In spite of the government’s initiative, the refugee camps in Northern Uganda are still bursting at the seams.
by Helena Goldon
Shanty towns, made up of innumerable clay huts, each numbered with chalk, engulf the landscape. Proud mothers, grandmothers and clan elders pose for photos, each in front of the makeshift housing they’ve called home for over 20 years. When they find out that a white journalist is coming to visit they arrange the hut especially by bringing chairs from the neighboring camp. I sleep on a rented bed with the clan all around me on the floor. At night a noise wakes us up – rats. Young girls carefully light up kerosene lamps – each match has here a value. I invite them to join me on the bed but they refuse. In the morning the members of the clan will have nibbled fingers, rats will have mercilessly tortured their hands.
The influx of aid workers to Acholiland is gargantuan - during a short interview with one of the UN officials I learn that in Gulu – the epicenter of the 22 year old war – the number of registered NGO’s (4,000) already outnumbers the official figure for street children in the entire town.
Nonetheless, initiatives on the ground are scattered and many are out of place. The distribution of 15,000 free treatment cards for health centers by one NGO seems ridiculous when contrasted against the fact that people are still living beside waste dumps and filthy latrines – the very sources of the bacteria and diseases that are decimating the camp. The promotion of mosquito net use, distributing condoms or the promotion of healthy lifestyles seems to fade in comparison when the everyday battle is for something more important, more fundamental. Food.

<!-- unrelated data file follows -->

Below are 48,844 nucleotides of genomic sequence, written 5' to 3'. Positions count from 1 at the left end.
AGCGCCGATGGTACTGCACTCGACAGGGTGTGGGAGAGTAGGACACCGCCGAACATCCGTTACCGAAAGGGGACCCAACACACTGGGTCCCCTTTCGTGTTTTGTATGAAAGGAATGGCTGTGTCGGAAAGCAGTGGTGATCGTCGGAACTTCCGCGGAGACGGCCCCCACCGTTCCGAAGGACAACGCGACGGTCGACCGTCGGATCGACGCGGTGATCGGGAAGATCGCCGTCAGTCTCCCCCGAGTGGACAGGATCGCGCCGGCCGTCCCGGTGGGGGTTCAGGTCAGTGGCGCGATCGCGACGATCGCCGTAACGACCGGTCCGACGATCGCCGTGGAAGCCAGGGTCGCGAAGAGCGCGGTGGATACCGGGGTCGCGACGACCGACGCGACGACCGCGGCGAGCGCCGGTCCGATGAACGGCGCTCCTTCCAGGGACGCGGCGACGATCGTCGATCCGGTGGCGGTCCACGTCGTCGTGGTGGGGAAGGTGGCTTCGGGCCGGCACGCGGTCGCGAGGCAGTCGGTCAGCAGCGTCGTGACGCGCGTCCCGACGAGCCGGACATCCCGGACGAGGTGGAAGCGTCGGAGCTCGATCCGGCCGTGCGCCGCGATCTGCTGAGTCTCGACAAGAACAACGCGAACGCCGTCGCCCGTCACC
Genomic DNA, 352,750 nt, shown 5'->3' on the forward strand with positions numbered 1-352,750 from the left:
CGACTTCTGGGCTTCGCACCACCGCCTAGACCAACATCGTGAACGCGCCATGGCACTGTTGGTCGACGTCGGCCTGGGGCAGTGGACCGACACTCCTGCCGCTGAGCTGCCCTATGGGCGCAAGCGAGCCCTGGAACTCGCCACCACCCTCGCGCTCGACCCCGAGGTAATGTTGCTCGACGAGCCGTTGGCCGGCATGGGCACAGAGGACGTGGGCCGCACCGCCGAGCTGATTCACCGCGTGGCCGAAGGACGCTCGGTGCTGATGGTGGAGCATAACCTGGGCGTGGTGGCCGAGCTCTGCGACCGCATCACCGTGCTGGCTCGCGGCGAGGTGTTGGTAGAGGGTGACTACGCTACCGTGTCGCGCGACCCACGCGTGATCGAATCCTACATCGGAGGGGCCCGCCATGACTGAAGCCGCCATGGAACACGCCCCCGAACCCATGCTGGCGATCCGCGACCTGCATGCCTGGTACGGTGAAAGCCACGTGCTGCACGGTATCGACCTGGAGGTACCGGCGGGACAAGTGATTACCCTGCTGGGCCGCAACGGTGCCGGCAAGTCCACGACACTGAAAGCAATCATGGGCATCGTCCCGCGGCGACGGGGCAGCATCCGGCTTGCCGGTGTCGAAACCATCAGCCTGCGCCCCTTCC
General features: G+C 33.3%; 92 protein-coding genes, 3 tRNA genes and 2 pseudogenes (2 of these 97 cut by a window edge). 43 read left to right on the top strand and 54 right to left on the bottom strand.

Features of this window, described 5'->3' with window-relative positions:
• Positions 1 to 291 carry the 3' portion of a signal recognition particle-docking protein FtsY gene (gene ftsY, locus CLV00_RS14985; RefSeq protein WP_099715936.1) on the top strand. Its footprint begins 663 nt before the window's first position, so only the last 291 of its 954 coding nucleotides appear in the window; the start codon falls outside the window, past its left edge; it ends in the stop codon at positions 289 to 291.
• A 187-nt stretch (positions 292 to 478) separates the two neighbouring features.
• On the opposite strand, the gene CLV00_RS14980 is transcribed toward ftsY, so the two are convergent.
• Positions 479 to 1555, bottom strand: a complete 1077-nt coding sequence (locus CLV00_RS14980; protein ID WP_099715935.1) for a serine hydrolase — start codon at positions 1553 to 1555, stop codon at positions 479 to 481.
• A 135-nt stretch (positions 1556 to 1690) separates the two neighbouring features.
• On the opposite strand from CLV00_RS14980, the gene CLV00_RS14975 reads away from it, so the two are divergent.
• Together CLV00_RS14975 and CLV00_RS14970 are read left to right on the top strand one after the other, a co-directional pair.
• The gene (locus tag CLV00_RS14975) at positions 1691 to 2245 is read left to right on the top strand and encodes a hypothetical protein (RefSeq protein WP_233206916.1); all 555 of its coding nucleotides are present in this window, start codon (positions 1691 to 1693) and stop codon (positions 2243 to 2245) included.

When 4 years ago the World Food Programme systematically supported refugee camps in Northern Uganda, each of the families would get around 50 kg of maize monthly. For 8-10 people. Today there is no maize and I can’t really figure out what the habitants of the camp eat. They themselves find it hard to answer the question ‘How are you able to survive with no job, no income generating activity and insufficient support from the NGO’s working on the ground?